San Jose officials will now give homeless residents 15 minutes to pack up their belongings, avoid cutting their tents and provide ample notice in multiple languages before sweeping encampments, elected leaders decided this week.
The San Jose City Council on Tuesday approved revised guidelines for homeless sweeps as part of a new agreement with the Santa Clara Valley Water District, which provides equipment and personnel during the abatement process. The renewed contract extends through 2024.
The new policy also calls for improving outreach processes, suspending sweeps during rain or extreme cold, clarifying which items are considered “personal property” and improving the retrieval process. City officials also suggested using data to track the effectiveness of the sweeps.
“No one at City Hall is comfortable with the idea of uprooting unhoused folk from the shelters and communities they’ve had to create along our rivers, creeks, and streets,” Mayor Sam Liccardo wrote in a memo co-signed by Vice Mayor Chappie Jones, and Councilmembers Magdalena Carrasco, Dev Davis and Maya Esparza. “Unfortunately, because of the public safety, public health, and environmental hazards that encampments pose, these cleanup efforts are sometimes necessary.”
On Wednesday, workers with the Water District swept out dozens of residents camping in Roosevelt Park, loading trucks with tarps, trash, bike parts and more, collecting at least one dump-truck’s worth of stuff.
“‘You have five minutes.’ That’s what they told me,” said homeless resident Darlene Gladwell, 58. “It’s just lucky that I was here, because I almost wasn’t here.”
Gladwell said she was away when workers arrived, and got back in time to grab her tent, some clothes, blankets and a few plastic crates. She’s lived in Roosevelt Park for about seven months. She said last week that she and her neighbors were notified that abatement crews would be coming to sweep the area Wednesday.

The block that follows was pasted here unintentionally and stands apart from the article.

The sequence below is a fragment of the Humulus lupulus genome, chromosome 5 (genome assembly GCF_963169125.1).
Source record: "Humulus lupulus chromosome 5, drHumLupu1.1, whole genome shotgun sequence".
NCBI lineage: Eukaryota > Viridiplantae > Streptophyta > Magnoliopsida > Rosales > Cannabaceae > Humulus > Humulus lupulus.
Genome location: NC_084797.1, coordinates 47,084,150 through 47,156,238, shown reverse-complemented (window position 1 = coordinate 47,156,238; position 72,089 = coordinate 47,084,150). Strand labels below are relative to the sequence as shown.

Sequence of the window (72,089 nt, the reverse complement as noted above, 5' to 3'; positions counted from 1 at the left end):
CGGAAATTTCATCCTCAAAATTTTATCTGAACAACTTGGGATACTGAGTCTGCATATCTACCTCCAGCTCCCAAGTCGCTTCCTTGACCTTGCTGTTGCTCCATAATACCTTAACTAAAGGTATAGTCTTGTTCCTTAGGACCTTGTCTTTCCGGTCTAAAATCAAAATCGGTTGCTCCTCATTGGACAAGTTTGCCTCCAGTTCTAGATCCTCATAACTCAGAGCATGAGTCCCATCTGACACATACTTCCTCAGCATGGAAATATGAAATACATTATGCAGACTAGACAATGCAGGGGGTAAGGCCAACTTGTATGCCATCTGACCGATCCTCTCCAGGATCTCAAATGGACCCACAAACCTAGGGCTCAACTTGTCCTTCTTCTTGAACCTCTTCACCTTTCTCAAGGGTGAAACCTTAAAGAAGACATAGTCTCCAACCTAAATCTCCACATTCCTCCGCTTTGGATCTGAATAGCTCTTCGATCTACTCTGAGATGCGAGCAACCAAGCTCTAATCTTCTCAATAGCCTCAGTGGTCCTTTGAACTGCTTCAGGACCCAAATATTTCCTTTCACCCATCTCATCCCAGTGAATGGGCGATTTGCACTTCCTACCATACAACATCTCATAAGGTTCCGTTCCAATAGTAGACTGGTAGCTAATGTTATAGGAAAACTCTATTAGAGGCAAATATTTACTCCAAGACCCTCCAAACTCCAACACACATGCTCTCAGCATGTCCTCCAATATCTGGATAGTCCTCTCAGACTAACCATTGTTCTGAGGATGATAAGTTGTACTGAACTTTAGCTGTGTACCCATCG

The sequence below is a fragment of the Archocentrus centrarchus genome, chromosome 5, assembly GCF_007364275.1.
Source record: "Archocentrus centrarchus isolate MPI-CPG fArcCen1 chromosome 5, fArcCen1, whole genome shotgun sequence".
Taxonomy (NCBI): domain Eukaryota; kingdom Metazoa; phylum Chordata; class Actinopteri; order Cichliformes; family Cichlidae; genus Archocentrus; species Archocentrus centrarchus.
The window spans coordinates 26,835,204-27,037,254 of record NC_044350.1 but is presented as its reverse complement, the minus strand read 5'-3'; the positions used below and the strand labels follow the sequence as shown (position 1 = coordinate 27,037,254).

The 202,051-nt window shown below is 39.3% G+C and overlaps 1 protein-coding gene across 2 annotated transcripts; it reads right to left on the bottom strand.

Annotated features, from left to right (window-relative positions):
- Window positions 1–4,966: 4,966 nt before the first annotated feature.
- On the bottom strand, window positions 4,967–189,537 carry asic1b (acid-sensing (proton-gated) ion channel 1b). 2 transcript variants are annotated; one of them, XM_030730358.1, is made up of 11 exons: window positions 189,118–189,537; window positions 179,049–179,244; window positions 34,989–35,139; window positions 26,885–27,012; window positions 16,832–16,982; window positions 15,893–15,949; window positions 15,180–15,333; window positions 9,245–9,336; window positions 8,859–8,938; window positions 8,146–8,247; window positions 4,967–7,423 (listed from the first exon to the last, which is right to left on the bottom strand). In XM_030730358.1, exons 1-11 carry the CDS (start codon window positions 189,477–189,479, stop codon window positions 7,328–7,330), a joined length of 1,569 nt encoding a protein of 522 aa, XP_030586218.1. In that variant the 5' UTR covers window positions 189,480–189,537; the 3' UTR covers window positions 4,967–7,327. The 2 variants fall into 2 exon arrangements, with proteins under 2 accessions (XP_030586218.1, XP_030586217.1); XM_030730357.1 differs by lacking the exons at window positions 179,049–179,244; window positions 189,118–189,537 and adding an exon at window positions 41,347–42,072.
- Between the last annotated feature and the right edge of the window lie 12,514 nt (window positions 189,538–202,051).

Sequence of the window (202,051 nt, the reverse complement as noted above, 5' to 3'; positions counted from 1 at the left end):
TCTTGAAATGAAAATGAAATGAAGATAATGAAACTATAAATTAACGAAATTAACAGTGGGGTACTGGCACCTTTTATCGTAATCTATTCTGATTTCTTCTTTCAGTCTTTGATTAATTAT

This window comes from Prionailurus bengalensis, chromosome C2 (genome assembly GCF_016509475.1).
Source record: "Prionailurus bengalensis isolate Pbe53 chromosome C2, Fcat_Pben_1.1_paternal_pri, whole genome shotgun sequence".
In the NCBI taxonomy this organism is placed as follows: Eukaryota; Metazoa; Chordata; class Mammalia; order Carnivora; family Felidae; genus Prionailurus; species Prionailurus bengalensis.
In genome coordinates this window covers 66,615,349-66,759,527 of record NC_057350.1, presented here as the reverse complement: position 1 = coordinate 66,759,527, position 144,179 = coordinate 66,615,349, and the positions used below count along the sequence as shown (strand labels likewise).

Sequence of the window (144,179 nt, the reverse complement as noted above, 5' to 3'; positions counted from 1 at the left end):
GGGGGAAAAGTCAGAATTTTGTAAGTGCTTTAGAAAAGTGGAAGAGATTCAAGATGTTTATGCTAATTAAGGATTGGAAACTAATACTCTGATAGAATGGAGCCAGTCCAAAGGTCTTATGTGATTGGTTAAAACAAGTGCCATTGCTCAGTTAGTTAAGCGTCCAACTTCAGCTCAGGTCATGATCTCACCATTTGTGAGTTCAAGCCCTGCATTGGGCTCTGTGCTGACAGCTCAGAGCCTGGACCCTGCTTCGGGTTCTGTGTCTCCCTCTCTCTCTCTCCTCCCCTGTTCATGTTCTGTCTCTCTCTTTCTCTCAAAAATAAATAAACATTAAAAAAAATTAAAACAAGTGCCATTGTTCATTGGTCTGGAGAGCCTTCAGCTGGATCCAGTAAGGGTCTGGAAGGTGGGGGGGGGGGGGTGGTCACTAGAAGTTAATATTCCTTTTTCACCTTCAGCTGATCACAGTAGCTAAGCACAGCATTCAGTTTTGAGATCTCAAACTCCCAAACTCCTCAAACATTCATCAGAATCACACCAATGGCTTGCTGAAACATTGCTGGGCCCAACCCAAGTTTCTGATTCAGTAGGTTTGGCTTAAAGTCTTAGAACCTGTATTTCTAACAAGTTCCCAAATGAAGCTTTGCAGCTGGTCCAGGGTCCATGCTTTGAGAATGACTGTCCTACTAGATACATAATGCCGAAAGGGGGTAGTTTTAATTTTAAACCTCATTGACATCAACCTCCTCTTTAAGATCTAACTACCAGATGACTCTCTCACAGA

But with no living family or friends to lean on, she has nowhere else to go — much like the majority of the other dozens of park residents.
“We’re all just going to wait for them to leave and then we’re going to go back down,” Gladwell said through tears. “And then they’re going to give us tickets for trespassing and take us to jail.”
According to city documents, advocates have asked for a 30-minute window for homeless residents to finish collecting their belongings and a guarantee of 60 days in a shelter. City officials couldn’t fulfil those terms.
But councilors suggested offering donated items such as socks, tents or sleeping bags in addition to “trash for cash” to encourage cooperative clean-ups. The memo from Liccardo and his council colleagues also encouraged city officials to gather input from homeless residents on maintaining encampments without polluting waterways, relocating to alternative housing sites and enrolling them in transitional jobs programs.
“Let’s engage them in clean-up strategies that are likely more humane than abatements and might very well satisfy our legal and
regulatory obligations to keep the waterways clean,” the memo said.
Minneapolis “successfully engaged” a 300-tent encampment of mostly-Native American residents, the lawmakers said, and developed a 120-bed center in six weeks for most of the encampment residents. About 70 residents found permanent housing.
Though she’s not homeless, nearby resident Alicia Cruz said she’ll have to buy a new tent for her cousin who lives in the park after sweeping crews took it. She said she frequents the park to check in on her cousin.
“It’s heartbreaking because I see them and they have nowhere to go,” Cruz said. “Now they’re out in the cold.”
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